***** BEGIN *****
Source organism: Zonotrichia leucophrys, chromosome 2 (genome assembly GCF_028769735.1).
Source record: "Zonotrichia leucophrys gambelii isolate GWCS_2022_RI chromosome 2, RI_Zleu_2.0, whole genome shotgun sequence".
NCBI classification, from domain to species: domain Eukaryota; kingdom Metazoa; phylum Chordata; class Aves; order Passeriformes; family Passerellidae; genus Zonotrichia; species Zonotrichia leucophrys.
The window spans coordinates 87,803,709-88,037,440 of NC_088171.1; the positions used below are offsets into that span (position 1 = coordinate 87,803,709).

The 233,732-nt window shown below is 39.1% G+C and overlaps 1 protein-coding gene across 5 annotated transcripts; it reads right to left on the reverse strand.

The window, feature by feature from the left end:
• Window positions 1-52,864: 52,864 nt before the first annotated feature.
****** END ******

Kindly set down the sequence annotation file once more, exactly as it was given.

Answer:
Source organism: Zonotrichia leucophrys, chromosome 2 (genome assembly GCF_028769735.1).
Source record: "Zonotrichia leucophrys gambelii isolate GWCS_2022_RI chromosome 2, RI_Zleu_2.0, whole genome shotgun sequence".
NCBI classification, from domain to species: domain Eukaryota; kingdom Metazoa; phylum Chordata; class Aves; order Passeriformes; family Passerellidae; genus Zonotrichia; species Zonotrichia leucophrys.
The window spans coordinates 87,803,709-88,037,440 of NC_088171.1; the positions used below are offsets into that span (position 1 = coordinate 87,803,709).

The 233,732-nt window shown below is 39.1% G+C and overlaps 1 protein-coding gene across 5 annotated transcripts; it reads right to left on the reverse strand.

The window, feature by feature from the left end:
• Window positions 1-52,864: 52,864 nt before the first annotated feature.